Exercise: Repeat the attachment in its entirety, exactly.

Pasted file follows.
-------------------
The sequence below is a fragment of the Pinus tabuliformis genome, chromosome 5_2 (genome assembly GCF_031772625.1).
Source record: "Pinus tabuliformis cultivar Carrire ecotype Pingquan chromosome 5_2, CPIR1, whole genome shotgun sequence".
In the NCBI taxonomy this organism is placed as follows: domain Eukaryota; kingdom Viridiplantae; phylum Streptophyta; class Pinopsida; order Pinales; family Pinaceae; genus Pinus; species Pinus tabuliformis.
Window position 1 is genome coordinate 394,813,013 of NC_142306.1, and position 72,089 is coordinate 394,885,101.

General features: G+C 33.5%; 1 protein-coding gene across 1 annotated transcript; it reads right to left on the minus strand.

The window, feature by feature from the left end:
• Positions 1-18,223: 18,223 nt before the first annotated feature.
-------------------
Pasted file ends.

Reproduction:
The sequence below is a fragment of the Pinus tabuliformis genome, chromosome 5_2 (genome assembly GCF_031772625.1).
Source record: "Pinus tabuliformis cultivar Carrire ecotype Pingquan chromosome 5_2, CPIR1, whole genome shotgun sequence".
In the NCBI taxonomy this organism is placed as follows: domain Eukaryota; kingdom Viridiplantae; phylum Streptophyta; class Pinopsida; order Pinales; family Pinaceae; genus Pinus; species Pinus tabuliformis.
Window position 1 is genome coordinate 394,813,013 of NC_142306.1, and position 72,089 is coordinate 394,885,101.

General features: G+C 33.5%; 1 protein-coding gene across 1 annotated transcript; it reads right to left on the minus strand.

The window, feature by feature from the left end:
• Positions 1-18,223: 18,223 nt before the first annotated feature.